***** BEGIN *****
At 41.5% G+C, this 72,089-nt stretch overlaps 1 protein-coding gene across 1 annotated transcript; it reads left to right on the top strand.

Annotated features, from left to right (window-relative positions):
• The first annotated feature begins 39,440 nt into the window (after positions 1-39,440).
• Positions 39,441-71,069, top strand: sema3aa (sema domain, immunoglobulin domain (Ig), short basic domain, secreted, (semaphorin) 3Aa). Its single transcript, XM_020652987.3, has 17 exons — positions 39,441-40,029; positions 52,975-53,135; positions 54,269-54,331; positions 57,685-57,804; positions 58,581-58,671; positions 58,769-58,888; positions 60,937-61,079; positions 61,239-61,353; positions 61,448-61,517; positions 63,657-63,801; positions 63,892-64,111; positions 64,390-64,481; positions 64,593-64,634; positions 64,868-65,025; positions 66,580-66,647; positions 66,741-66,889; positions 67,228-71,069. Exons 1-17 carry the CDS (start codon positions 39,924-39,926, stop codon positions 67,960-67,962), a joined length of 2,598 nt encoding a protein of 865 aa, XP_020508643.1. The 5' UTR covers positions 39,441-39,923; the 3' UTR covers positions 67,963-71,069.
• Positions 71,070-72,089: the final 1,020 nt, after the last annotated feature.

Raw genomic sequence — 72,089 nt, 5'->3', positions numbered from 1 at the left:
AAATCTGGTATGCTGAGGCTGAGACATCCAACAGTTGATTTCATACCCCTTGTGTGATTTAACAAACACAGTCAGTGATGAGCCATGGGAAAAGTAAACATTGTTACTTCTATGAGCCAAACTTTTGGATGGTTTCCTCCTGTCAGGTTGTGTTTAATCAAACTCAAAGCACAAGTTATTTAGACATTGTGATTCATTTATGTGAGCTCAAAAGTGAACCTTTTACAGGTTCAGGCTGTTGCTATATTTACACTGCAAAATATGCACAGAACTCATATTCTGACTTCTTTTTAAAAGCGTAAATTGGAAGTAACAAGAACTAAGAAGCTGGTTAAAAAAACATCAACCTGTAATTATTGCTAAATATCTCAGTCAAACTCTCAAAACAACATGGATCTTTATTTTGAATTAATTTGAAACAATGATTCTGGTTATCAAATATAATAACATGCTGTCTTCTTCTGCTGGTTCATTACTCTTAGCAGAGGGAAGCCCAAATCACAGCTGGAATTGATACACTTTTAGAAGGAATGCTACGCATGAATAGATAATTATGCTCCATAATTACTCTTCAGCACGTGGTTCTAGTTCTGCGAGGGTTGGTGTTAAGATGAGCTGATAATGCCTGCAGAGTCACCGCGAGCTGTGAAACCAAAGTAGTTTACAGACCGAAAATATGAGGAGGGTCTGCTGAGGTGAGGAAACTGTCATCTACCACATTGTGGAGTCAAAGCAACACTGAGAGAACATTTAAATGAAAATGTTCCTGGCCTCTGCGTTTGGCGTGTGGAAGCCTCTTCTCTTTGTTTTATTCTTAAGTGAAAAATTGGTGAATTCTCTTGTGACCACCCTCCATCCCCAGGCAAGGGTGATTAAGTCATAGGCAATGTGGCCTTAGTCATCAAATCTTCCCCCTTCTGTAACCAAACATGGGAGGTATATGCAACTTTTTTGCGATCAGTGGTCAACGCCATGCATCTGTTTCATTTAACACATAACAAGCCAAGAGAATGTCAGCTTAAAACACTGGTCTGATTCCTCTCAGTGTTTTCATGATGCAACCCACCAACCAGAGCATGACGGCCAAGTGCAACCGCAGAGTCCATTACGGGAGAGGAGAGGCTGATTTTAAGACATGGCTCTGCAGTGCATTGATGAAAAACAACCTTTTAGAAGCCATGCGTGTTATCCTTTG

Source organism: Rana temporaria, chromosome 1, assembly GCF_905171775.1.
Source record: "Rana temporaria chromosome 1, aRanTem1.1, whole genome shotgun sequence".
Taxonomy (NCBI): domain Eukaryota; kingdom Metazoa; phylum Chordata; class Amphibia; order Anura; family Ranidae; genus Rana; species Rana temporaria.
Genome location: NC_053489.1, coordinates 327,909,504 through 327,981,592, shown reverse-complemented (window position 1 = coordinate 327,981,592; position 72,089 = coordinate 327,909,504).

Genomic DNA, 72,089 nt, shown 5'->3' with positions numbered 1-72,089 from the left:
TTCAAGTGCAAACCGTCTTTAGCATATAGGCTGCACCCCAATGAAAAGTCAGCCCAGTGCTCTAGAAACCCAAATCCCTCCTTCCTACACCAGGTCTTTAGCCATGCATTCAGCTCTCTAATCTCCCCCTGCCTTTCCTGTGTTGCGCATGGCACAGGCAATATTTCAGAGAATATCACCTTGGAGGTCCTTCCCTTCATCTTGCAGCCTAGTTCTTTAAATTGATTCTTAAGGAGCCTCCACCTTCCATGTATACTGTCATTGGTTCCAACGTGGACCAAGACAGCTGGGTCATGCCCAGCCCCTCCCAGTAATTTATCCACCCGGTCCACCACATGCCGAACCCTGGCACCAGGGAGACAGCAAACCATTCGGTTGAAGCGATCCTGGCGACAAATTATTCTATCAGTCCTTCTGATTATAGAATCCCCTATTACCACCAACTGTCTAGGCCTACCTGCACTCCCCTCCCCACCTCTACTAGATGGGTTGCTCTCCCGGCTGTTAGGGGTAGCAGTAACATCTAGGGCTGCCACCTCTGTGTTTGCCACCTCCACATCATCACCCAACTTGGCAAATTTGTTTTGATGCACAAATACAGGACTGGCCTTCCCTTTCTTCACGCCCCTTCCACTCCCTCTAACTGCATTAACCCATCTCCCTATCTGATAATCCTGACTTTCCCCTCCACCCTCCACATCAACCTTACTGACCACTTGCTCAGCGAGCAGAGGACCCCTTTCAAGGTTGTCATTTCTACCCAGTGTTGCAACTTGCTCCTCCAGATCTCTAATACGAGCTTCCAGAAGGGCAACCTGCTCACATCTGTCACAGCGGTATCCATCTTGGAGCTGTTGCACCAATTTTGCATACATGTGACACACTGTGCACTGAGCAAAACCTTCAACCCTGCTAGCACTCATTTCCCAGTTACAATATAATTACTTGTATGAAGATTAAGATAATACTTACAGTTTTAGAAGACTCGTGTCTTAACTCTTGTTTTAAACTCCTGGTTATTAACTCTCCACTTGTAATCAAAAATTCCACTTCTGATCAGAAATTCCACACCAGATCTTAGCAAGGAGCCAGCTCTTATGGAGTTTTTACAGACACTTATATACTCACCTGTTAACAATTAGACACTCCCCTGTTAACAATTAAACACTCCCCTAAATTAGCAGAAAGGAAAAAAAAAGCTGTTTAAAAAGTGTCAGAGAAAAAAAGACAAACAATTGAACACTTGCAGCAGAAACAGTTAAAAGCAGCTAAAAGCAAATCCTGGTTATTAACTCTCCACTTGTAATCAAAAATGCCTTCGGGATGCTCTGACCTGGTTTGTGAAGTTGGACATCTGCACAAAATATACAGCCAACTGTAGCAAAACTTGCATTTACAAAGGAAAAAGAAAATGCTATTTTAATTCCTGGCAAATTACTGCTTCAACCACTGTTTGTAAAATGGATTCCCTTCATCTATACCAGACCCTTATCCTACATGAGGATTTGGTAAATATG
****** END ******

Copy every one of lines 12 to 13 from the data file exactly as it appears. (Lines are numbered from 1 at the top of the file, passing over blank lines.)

Genomic DNA, 72,089 nt, shown 5'->3' with positions numbered 1-72,089 from the left:
TTCAAGTGCAAACCGTCTTTAGCATATAGGCTGCACCCCAATGAAAAGTCAGCCCAGTGCTCTAGAAACCCAAATCCCTCCTTCCTACACCAGGTCTTTAGCCATGCATTCAGCTCTCTAATCTCCCCCTGCCTTTCCTGTGTTGCGCATGGCACAGGCAATATTTCAGAGAATATCACCTTGGAGGTCCTTCCCTTCATCTTGCAGCCTAGTTCTTTAAATTGATTCTTAAGGAGCCTCCACCTTCCATGTATACTGTCATTGGTTCCAACGTGGACCAAGACAGCTGGGTCATGCCCAGCCCCTCCCAGTAATTTATCCACCCGGTCCACCACATGCCGAACCCTGGCACCAGGGAGACAGCAAACCATTCGGTTGAAGCGATCCTGGCGACAAATTATTCTATCAGTCCTTCTGATTATAGAATCCCCTATTACCACCAACTGTCTAGGCCTACCTGCACTCCCCTCCCCACCTCTACTAGATGGGTTGCTCTCCCGGCTGTTAGGGGTAGCAGTAACATCTAGGGCTGCCACCTCTGTGTTTGCCACCTCCACATCATCACCCAACTTGGCAAATTTGTTTTGATGCACAAATACAGGACTGGCCTTCCCTTTCTTCACGCCCCTTCCACTCCCTCTAACTGCATTAACCCATCTCCCTATCTGATAATCCTGACTTTCCCCTCCACCCTCCACATCAACCTTACTGACCACTTGCTCAGCGAGCAGAGGACCCCTTTCAAGGTTGTCATTTCTACCCAGTGTTGCAACTTGCTCCTCCAGATCTCTAATACGAGCTTCCAGAAGGGCAACCTGCTCACATCTGTCACAGCGGTATCCATCTTGGAGCTGTTGCACCAATTTTGCATACATGTGACACACTGTGCACTGAGCAAAACCTTCAACCCTGCTAGCACTCATTTCCCAGTTACAATATAATTACTTGTATGAAGATTAAGATAATACTTACAGTTTTAGAAGACTCGTGTCTTAACTCTTGTTTTAAACTCCTGGTTATTAACTCTCCACTTGTAATCAAAAATTCCACTTCTGATCAGAAATTCCACACCAGATCTTAGCAAGGAGCCAGCTCTTATGGAGTTTTTACAGACACTTATATACTCACCTGTTAACAATTAGACACTCCCCTGTTAACAATTAAACACTCCCCTAAATTAGCAGAAAGGAAAAAAAAAGCTGTTTAAAAAGTGTCAGAGAAAAAAAGACAAACAATTGAACACTTGCAGCAGAAACAGTTAAAAGCAGCTAAAAGCAAATCCTGGTTATTAACTCTCCACTTGTAATCAAAAATGCCTTCGGGATGCTCTGACCTGGTTTGTGAAGTTGGACATCTGCACAAAATATACAGCCAACTGTAGCAAAACTTGCATTTACAAAGGAAAAAGAAAATGCTATTTTAATTCCTGGCAAATTACTGCTTCAACCACTGTTTGTAAAATGGATTCCCTTCATCTATACCAGACCCTTATCCTACATGAGGATTTGGTAAATATG